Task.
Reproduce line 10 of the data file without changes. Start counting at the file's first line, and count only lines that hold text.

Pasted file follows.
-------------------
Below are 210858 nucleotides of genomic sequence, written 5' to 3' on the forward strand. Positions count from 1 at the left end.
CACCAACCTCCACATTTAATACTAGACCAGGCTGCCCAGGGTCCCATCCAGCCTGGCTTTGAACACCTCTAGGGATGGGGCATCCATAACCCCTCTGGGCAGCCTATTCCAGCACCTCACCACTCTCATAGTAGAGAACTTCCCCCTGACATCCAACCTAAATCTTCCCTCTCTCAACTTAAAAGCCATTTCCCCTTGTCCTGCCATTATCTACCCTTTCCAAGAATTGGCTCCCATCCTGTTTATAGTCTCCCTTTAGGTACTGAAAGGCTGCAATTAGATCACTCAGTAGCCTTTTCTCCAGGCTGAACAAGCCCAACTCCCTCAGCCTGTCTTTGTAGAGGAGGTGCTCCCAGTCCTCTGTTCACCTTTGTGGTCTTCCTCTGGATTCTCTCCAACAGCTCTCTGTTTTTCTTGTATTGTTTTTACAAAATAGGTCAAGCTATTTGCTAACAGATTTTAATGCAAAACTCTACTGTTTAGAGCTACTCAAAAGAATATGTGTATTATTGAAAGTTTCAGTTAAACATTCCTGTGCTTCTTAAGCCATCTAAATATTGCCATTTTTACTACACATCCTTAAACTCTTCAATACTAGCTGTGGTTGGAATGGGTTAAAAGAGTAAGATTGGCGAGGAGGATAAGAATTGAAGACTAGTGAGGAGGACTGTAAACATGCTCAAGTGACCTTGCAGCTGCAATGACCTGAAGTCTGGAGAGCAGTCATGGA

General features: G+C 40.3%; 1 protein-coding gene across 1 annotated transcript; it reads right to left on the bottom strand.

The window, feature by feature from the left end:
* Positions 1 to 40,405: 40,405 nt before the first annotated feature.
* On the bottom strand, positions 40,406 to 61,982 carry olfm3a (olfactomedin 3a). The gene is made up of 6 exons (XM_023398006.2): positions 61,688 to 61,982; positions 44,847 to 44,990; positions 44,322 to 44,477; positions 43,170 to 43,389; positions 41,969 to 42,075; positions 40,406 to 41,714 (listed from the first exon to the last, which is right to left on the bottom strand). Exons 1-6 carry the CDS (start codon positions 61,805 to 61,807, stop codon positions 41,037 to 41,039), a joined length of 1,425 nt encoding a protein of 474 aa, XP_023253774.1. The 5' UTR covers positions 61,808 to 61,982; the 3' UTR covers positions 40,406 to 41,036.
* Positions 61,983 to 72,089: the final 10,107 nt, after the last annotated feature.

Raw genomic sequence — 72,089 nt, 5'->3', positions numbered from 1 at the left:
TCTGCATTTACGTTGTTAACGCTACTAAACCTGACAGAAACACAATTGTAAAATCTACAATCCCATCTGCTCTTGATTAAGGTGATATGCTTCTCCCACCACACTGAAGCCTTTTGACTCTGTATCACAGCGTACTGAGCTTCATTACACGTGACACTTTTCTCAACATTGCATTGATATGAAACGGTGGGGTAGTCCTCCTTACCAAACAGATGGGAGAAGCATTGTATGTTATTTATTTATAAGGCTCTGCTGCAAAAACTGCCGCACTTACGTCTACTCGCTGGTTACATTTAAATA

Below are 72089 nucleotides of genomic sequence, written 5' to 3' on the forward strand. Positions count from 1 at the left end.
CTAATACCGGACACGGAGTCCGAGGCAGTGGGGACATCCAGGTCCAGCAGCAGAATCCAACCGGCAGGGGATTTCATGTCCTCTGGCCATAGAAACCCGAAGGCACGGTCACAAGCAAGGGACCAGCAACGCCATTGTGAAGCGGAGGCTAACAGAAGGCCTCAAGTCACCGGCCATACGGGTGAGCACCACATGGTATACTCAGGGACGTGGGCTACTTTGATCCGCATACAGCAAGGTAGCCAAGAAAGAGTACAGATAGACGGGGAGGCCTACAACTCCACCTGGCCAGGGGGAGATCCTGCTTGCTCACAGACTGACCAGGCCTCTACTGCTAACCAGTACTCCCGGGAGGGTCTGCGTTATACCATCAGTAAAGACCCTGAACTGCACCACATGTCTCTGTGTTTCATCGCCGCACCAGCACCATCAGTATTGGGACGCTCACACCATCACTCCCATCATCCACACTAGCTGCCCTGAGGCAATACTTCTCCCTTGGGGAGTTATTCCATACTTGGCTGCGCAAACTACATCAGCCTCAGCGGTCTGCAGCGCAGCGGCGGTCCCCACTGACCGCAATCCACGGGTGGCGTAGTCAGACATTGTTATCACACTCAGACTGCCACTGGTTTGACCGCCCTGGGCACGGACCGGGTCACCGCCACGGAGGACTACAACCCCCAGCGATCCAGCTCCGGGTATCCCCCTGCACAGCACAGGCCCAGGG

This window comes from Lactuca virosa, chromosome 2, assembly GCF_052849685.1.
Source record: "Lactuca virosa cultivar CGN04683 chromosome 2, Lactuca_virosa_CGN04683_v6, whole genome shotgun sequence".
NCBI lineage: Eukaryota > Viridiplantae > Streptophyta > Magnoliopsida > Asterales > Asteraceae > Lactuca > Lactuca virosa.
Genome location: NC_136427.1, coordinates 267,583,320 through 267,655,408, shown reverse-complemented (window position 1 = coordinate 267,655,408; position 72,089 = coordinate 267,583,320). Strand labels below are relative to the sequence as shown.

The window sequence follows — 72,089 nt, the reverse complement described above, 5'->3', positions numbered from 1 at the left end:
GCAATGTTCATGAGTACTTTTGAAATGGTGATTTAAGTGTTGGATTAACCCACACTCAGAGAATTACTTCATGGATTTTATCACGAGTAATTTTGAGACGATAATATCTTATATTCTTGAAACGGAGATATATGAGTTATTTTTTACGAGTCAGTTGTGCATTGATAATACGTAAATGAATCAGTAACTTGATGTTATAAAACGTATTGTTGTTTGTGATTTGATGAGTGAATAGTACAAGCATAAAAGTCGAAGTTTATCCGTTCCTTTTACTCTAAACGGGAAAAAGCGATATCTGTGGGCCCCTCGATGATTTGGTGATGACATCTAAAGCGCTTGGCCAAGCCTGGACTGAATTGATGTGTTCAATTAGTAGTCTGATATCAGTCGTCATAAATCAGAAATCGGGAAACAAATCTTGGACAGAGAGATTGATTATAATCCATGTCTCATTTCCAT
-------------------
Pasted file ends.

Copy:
Below are 72089 nucleotides of genomic sequence, written 5' to 3' on the forward strand. Positions count from 1 at the left end.